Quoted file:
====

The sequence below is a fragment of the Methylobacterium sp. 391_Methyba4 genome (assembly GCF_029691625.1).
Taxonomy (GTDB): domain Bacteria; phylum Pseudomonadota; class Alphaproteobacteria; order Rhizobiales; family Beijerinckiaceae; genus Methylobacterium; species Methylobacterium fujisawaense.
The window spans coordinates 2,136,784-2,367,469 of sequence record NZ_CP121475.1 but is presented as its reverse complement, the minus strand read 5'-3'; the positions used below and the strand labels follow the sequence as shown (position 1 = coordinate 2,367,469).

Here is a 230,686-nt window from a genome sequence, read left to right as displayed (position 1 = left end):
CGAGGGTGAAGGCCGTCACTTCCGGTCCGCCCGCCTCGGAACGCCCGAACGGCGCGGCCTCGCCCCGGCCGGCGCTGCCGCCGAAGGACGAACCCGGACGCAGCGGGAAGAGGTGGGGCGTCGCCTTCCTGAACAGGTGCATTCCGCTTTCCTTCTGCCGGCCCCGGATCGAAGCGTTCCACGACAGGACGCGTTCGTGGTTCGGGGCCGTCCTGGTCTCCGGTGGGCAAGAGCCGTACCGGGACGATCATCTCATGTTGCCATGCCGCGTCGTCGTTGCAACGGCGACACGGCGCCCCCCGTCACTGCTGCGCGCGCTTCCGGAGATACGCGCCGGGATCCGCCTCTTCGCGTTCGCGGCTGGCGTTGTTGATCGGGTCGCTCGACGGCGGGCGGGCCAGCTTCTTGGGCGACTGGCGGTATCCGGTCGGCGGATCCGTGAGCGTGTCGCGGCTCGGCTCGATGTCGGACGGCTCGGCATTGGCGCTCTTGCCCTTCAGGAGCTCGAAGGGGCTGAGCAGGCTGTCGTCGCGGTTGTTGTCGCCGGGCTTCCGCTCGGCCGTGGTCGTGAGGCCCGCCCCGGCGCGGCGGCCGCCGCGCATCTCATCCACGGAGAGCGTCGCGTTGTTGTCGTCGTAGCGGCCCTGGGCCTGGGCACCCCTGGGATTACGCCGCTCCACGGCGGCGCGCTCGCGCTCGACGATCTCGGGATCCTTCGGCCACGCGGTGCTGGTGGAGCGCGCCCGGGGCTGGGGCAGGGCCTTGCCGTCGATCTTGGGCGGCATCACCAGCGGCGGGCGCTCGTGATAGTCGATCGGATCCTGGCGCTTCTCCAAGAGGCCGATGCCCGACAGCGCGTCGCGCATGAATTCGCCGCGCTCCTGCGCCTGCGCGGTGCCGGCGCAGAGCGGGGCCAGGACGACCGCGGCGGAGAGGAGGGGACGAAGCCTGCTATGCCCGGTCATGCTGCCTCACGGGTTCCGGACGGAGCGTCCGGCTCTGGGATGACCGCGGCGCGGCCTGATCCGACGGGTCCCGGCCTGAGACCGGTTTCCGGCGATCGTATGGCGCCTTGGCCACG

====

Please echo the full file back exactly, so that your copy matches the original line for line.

The sequence below is a fragment of the Methylobacterium sp. 391_Methyba4 genome (assembly GCF_029691625.1).
Taxonomy (GTDB): domain Bacteria; phylum Pseudomonadota; class Alphaproteobacteria; order Rhizobiales; family Beijerinckiaceae; genus Methylobacterium; species Methylobacterium fujisawaense.
The window spans coordinates 2,136,784-2,367,469 of sequence record NZ_CP121475.1 but is presented as its reverse complement, the minus strand read 5'-3'; the positions used below and the strand labels follow the sequence as shown (position 1 = coordinate 2,367,469).

Here is a 230,686-nt window from a genome sequence, read left to right as displayed (position 1 = left end):
CGAGGGTGAAGGCCGTCACTTCCGGTCCGCCCGCCTCGGAACGCCCGAACGGCGCGGCCTCGCCCCGGCCGGCGCTGCCGCCGAAGGACGAACCCGGACGCAGCGGGAAGAGGTGGGGCGTCGCCTTCCTGAACAGGTGCATTCCGCTTTCCTTCTGCCGGCCCCGGATCGAAGCGTTCCACGACAGGACGCGTTCGTGGTTCGGGGCCGTCCTGGTCTCCGGTGGGCAAGAGCCGTACCGGGACGATCATCTCATGTTGCCATGCCGCGTCGTCGTTGCAACGGCGACACGGCGCCCCCCGTCACTGCTGCGCGCGCTTCCGGAGATACGCGCCGGGATCCGCCTCTTCGCGTTCGCGGCTGGCGTTGTTGATCGGGTCGCTCGACGGCGGGCGGGCCAGCTTCTTGGGCGACTGGCGGTATCCGGTCGGCGGATCCGTGAGCGTGTCGCGGCTCGGCTCGATGTCGGACGGCTCGGCATTGGCGCTCTTGCCCTTCAGGAGCTCGAAGGGGCTGAGCAGGCTGTCGTCGCGGTTGTTGTCGCCGGGCTTCCGCTCGGCCGTGGTCGTGAGGCCCGCCCCGGCGCGGCGGCCGCCGCGCATCTCATCCACGGAGAGCGTCGCGTTGTTGTCGTCGTAGCGGCCCTGGGCCTGGGCACCCCTGGGATTACGCCGCTCCACGGCGGCGCGCTCGCGCTCGACGATCTCGGGATCCTTCGGCCACGCGGTGCTGGTGGAGCGCGCCCGGGGCTGGGGCAGGGCCTTGCCGTCGATCTTGGGCGGCATCACCAGCGGCGGGCGCTCGTGATAGTCGATCGGATCCTGGCGCTTCTCCAAGAGGCCGATGCCCGACAGCGCGTCGCGCATGAATTCGCCGCGCTCCTGCGCCTGCGCGGTGCCGGCGCAGAGCGGGGCCAGGACGACCGCGGCGGAGAGGAGGGGACGAAGCCTGCTATGCCCGGTCATGCTGCCTCACGGGTTCCGGACGGAGCGTCCGGCTCTGGGATGACCGCGGCGCGGCCTGATCCGACGGGTCCCGGCCTGAGACCGGTTTCCGGCGATCGTATGGCGCCTTGGCCACG